The B-50's development was approved in 1944, when the aircraft was known as the B-29D. Still in the midst of war, the Army Air Forces (AAF) wanted a significantly improved B-29 that could carry heavy loads of conventional weapons faster and farther. As World War II ended, the production of thousands of B-29s was canceled. The B-29D survived, but its purpose was changed. Redesignated as the B-50 in December 1945, the improved bomber was now earmarked for the atomic role. The decision was prompted by the uncertain fate of Convair B-36, the first long-range, heavy bomber produced as an atomic carrier. Of course, some of the B-29s that had been modified to carry the atomic bomb remained available, and surplus B-29s were being reconfigured for the atomic task. Just the same, the B-29s of war vintage were nearly obsolete. Hence, they would have to be replaced by a more efficient, atomic-capable bomber pending availability of the intercontinental B-36 or of another bomber truly suitable for the delivery of atomic weaponry.
While the short-range B-50 was immediately recognized as a stopgap measure, the magnitude of the aircraft's development problems proved unexpected. The B-50's first difficulties stemmed from its bomb bay which, like that of the B-29, was too small to house the new bomb and its required components. The fast development of special weapons created more complications, since the individual components of every single type of bomb had to be relocated within the bomb bay's narrow confines.
In keeping with the usual vicissitudes accompanying the development of any new or improved aircraft, the B-50 soon exhibited engine malfunctions. Then, cracking of the metal skin on the trailing edge of the wings and flaps dictated extensive modifications. And while these problems were being resolved, new requirements were levied on the aircraft. In 1949, as the proposed RB-36 remained a long way off, and because of the older RB-29's deficiencies in speed, range, and altitude, some B-50s had to be fitted for the reconnaissance role. To make matters worse, fuel tank overflows, leaking fuel check valves, failures of the engine turbo-chargers, generator defects, and the like continued to plague every B-50 version.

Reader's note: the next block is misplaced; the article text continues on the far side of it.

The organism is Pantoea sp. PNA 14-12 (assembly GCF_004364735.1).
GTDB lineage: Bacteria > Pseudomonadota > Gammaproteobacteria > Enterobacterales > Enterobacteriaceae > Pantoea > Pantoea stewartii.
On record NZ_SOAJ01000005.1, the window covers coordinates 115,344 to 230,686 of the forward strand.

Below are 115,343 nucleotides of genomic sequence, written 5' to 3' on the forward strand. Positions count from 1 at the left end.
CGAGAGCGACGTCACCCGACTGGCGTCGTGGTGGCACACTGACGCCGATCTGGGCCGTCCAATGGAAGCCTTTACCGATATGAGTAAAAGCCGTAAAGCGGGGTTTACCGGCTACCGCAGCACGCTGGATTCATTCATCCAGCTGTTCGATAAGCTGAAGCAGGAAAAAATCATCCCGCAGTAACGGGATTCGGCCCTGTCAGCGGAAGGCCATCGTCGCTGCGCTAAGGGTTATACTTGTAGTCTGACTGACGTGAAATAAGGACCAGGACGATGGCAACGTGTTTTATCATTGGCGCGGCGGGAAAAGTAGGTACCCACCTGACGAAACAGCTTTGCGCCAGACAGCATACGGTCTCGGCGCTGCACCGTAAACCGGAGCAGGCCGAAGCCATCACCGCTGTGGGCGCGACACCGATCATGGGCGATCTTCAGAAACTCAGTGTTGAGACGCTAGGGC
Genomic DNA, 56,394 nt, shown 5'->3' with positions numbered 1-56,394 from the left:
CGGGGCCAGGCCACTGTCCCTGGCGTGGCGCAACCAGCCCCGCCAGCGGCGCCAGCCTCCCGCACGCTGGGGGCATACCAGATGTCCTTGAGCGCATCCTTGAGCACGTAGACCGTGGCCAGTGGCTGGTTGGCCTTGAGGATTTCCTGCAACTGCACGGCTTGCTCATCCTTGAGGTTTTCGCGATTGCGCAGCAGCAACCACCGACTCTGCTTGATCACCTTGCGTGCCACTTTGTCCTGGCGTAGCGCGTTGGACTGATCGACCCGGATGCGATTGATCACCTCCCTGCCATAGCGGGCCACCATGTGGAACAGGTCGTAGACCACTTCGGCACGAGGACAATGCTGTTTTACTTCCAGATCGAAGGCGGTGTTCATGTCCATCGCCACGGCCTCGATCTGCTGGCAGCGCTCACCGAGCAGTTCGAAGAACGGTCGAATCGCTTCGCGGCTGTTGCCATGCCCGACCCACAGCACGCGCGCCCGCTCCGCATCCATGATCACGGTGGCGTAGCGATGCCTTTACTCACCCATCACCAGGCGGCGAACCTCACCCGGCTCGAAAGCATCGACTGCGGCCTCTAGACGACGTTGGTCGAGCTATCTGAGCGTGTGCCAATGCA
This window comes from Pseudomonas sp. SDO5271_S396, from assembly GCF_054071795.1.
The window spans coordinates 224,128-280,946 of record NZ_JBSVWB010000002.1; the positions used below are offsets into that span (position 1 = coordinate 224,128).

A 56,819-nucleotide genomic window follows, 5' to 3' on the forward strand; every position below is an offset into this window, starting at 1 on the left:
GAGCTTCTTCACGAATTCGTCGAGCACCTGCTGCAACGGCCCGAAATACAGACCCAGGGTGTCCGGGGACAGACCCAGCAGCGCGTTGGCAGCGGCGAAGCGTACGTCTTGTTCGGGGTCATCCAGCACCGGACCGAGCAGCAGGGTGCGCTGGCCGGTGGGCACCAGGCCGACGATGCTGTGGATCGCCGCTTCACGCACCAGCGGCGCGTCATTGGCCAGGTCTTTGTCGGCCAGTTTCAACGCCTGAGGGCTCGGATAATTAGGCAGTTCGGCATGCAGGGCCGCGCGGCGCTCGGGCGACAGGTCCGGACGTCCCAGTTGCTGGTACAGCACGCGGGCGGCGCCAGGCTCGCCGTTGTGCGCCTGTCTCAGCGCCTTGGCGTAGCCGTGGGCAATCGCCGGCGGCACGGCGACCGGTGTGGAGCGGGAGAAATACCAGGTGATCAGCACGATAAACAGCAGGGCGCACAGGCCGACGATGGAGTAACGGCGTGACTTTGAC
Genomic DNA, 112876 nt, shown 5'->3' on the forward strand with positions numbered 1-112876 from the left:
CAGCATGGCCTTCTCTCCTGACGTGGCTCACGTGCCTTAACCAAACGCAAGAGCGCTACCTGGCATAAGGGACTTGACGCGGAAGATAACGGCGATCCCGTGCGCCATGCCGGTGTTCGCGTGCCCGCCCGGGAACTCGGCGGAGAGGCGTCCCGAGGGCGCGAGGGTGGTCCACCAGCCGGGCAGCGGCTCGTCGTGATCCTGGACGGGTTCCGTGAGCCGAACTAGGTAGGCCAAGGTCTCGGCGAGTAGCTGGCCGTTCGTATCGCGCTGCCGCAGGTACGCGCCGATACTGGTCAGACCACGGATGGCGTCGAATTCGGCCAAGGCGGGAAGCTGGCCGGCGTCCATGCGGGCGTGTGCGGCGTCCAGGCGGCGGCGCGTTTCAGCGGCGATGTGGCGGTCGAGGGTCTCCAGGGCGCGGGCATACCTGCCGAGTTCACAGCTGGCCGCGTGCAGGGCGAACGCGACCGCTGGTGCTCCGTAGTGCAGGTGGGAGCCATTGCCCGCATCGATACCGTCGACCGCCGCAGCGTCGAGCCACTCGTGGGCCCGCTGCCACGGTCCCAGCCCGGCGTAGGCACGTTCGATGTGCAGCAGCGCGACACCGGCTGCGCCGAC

Meanwhile, contrary to plans, most B-50s came off the production lines without the receiver end of the new air-to-air refueling system being developed by Boeing. Additional, and successful, modifications therefore ensued. Nevertheless, the Strategic Air Command (SAC) had no illusions. The B-50, along with the B-36 (first delivered in June 1948), would be obsolete in 1951. That the B-50 did not start leaving the SAC inventory before 1953 was due to the production problems and many modifications of its replacement: the subsonic B-47.
|A three-view drawing of Boeing B-50D (582 x 774)|
| ENGINE||4 x Pratt & Whitney R-4360-35 Wasp Major, 2610kW|
| Take-off weight||76389 kg||168410 lb|
| Empty weight||36764 kg||81051 lb|
| Wingspan||43.05 m||141 ft 3 in|
| Length||30.18 m||99 ft 0 in|
| Height||9.96 m||33 ft 8 in|
| Wing area||161.55 m2||1738.91 sq ft|
| Max. speed||620 km/h||385 mph|
| Cruise speed||378 km/h||235 mph|
| Ceiling||11280 m||37000 ft|
| Range||7483 km||4650 miles|
| ARMAMENT||12 x 12.7mm machine-guns, 1 x 20mm cannon, 9000kg of bombs|
|Marie Hess, reezehess=aol.com, 13.08.2010|
I visit a gentleman named Homer Davis. He is 91 years old now. He was a pilot on a B50. I'm not sure where he was stationed. Does anyone know him? His biggest thrill in life was flying. I am sure he would love to here from someone who knew him. If you do please e-mail me or call me. my number is 410-830-9636. Thanks